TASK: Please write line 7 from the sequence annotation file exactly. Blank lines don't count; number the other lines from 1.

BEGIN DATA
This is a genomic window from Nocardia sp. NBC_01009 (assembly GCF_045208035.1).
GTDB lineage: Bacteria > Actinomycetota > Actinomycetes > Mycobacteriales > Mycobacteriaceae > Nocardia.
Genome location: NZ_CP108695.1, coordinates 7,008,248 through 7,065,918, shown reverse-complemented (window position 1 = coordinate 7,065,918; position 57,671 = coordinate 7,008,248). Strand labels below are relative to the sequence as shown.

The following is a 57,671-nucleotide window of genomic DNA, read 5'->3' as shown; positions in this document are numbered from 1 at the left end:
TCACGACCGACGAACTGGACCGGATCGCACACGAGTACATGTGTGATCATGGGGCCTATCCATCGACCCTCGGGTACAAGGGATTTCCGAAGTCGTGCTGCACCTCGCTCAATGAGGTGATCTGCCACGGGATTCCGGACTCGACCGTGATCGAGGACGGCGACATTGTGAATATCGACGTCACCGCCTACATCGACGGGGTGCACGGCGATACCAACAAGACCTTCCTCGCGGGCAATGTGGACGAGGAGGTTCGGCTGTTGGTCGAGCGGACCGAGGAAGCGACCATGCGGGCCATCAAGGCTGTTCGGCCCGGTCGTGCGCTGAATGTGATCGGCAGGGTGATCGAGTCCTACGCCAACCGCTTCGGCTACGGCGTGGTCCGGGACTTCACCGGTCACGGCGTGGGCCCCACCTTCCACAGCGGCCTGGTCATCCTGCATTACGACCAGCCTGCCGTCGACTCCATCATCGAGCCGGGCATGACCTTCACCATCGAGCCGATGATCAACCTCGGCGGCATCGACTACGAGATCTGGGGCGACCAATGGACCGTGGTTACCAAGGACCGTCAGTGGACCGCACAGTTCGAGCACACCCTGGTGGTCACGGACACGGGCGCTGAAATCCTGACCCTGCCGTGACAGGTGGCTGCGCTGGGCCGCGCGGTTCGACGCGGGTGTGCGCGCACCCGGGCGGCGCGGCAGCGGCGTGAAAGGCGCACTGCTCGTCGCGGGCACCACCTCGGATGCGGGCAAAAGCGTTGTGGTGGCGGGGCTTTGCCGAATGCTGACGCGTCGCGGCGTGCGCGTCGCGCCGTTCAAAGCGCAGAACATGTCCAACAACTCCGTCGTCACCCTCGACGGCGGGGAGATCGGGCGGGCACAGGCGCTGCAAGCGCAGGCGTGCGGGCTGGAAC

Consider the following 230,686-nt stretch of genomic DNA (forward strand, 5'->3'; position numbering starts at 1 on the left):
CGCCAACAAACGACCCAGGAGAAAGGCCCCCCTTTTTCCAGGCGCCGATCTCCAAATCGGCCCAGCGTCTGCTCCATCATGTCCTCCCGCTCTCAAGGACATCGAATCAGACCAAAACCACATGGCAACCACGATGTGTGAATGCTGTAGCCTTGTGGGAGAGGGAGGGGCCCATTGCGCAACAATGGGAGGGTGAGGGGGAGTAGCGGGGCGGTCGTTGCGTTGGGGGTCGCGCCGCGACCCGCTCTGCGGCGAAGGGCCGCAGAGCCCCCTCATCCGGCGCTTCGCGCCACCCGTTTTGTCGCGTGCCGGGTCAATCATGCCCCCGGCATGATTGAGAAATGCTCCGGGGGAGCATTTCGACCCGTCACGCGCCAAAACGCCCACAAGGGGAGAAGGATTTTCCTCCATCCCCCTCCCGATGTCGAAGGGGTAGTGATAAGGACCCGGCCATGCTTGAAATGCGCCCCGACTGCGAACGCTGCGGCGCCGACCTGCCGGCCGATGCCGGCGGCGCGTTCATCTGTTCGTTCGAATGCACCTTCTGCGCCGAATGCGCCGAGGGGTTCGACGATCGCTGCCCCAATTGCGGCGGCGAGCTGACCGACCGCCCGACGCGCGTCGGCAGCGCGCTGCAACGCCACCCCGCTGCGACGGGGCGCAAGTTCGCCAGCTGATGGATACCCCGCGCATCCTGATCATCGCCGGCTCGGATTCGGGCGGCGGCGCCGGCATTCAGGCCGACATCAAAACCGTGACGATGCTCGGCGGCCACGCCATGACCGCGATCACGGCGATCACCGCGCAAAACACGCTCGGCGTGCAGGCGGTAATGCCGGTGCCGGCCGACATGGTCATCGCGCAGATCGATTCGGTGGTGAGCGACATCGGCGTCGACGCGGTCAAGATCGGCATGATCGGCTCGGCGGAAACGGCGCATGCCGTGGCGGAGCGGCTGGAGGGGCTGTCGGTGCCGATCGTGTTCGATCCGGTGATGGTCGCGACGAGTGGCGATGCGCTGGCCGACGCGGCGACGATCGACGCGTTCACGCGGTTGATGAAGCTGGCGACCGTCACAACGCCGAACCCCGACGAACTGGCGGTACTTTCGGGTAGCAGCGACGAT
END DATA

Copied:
CGCCAACAAACGACCCAGGAGAAAGGCCCCCCTTTTTCCAGGCGCCGATCTCCAAATCGGCCCAGCGTCTGCTCCATCATGTCCTCCCGCTCTCAAGGACATCGAATCAGACCAAAACCACATGGCAACCACGATGTGTGAATGCTGTAGCCTTGTGGGAGAGGGAGGGGCCCATTGCGCAACAATGGGAGGGTGAGGGGGAGTAGCGGGGCGGTCGTTGCGTTGGGGGTCGCGCCGCGACCCGCTCTGCGGCGAAGGGCCGCAGAGCCCCCTCATCCGGCGCTTCGCGCCACCCGTTTTGTCGCGTGCCGGGTCAATCATGCCCCCGGCATGATTGAGAAATGCTCCGGGGGAGCATTTCGACCCGTCACGCGCCAAAACGCCCACAAGGGGAGAAGGATTTTCCTCCATCCCCCTCCCGATGTCGAAGGGGTAGTGATAAGGACCCGGCCATGCTTGAAATGCGCCCCGACTGCGAACGCTGCGGCGCCGACCTGCCGGCCGATGCCGGCGGCGCGTTCATCTGTTCGTTCGAATGCACCTTCTGCGCCGAATGCGCCGAGGGGTTCGACGATCGCTGCCCCAATTGCGGCGGCGAGCTGACCGACCGCCCGACGCGCGTCGGCAGCGCGCTGCAACGCCACCCCGCTGCGACGGGGCGCAAGTTCGCCAGCTGATGGATACCCCGCGCATCCTGATCATCGCCGGCTCGGATTCGGGCGGCGGCGCCGGCATTCAGGCCGACATCAAAACCGTGACGATGCTCGGCGGCCACGCCATGACCGCGATCACGGCGATCACCGCGCAAAACACGCTCGGCGTGCAGGCGGTAATGCCGGTGCCGGCCGACATGGTCATCGCGCAGATCGATTCGGTGGTGAGCGACATCGGCGTCGACGCGGTCAAGATCGGCATGATCGGCTCGGCGGAAACGGCGCATGCCGTGGCGGAGCGGCTGGAGGGGCTGTCGGTGCCGATCGTGTTCGATCCGGTGATGGTCGCGACGAGTGGCGATGCGCTGGCCGACGCGGCGACGATCGACGCGTTCACGCGGTTGATGAAGCTGGCGACCGTCACAACGCCGAACCCCGACGAACTGGCGGTACTTTCGGGTAGCAGCGACGAT